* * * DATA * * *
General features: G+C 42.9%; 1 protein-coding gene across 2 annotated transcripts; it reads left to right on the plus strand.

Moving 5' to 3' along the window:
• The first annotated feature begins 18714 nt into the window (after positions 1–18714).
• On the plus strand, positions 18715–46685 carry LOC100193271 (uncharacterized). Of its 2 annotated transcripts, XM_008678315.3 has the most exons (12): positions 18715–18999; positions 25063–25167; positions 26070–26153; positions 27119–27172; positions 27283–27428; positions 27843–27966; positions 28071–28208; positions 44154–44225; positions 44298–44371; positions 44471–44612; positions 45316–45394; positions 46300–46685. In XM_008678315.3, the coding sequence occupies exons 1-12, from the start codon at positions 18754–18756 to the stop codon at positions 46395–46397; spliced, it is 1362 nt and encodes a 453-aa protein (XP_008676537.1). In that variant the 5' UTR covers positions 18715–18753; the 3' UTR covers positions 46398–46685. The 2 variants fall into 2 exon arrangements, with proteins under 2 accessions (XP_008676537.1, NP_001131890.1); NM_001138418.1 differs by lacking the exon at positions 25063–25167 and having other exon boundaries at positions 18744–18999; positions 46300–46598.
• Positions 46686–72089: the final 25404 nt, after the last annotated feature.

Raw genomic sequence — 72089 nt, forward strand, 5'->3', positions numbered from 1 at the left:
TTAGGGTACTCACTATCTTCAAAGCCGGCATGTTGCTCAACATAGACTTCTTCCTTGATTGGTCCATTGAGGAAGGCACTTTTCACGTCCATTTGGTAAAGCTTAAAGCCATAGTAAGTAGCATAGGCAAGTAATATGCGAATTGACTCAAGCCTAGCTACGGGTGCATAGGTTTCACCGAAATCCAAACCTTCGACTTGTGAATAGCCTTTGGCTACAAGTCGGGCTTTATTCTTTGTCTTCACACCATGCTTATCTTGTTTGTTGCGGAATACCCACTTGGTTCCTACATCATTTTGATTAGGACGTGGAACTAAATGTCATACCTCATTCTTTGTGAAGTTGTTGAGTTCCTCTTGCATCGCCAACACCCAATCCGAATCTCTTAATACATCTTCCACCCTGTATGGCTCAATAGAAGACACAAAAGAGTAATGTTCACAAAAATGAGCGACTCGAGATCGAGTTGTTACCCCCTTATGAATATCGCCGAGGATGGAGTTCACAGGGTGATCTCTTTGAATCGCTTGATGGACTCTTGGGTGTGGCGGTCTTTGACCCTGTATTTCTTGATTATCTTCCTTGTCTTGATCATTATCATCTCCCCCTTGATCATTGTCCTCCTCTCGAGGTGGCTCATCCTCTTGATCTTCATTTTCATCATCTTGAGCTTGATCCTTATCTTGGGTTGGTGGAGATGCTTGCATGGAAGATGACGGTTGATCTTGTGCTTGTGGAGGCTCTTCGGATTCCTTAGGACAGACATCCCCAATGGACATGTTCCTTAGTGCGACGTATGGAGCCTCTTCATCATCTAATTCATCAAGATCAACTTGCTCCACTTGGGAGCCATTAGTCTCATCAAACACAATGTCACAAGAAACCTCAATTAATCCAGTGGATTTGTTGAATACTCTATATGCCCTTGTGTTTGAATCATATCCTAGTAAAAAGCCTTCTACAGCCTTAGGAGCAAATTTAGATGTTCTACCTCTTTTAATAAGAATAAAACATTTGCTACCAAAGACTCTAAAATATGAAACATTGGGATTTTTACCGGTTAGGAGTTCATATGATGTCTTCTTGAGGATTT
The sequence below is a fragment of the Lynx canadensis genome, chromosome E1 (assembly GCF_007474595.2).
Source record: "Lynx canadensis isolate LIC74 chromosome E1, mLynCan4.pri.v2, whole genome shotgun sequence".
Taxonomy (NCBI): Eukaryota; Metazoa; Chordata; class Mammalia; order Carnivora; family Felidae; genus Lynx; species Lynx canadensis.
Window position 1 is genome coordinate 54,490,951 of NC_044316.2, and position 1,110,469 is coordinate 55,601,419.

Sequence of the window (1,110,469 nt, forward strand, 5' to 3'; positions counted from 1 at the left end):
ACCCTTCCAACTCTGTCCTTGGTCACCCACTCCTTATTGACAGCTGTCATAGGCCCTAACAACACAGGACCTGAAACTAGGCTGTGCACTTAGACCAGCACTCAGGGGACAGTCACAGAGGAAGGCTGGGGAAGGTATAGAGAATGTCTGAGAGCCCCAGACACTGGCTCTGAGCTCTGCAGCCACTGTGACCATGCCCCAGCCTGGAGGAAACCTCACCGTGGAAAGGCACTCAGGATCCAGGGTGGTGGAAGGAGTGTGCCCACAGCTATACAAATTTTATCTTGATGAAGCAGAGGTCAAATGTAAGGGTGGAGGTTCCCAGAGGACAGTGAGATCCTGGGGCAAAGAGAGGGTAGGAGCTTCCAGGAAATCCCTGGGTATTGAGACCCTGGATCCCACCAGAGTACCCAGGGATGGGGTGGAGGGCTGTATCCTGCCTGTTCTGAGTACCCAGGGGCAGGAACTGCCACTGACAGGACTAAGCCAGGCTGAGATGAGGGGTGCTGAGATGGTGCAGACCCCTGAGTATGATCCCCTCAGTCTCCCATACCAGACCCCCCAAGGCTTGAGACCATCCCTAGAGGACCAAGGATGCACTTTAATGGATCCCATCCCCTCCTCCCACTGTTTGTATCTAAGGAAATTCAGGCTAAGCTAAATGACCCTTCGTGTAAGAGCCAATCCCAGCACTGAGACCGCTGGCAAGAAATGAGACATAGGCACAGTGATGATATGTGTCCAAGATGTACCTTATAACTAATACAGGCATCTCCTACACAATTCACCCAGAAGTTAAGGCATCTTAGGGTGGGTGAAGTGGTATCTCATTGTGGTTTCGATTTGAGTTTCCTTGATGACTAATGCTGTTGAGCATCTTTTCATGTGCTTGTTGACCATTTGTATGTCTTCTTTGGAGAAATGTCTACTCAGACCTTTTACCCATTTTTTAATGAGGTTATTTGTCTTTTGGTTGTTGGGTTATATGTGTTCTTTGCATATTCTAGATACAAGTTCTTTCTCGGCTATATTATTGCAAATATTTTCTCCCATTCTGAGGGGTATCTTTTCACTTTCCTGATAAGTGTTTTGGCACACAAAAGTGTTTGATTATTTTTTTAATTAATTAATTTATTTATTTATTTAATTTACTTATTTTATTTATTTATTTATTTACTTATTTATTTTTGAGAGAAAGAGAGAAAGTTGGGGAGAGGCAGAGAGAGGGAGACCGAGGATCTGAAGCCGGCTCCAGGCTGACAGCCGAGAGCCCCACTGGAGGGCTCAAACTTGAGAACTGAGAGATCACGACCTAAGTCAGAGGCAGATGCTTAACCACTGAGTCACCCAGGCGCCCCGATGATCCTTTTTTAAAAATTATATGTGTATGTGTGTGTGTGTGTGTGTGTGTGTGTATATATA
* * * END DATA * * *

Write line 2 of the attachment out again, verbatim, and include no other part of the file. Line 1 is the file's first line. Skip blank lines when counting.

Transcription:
Moving 5' to 3' along the window: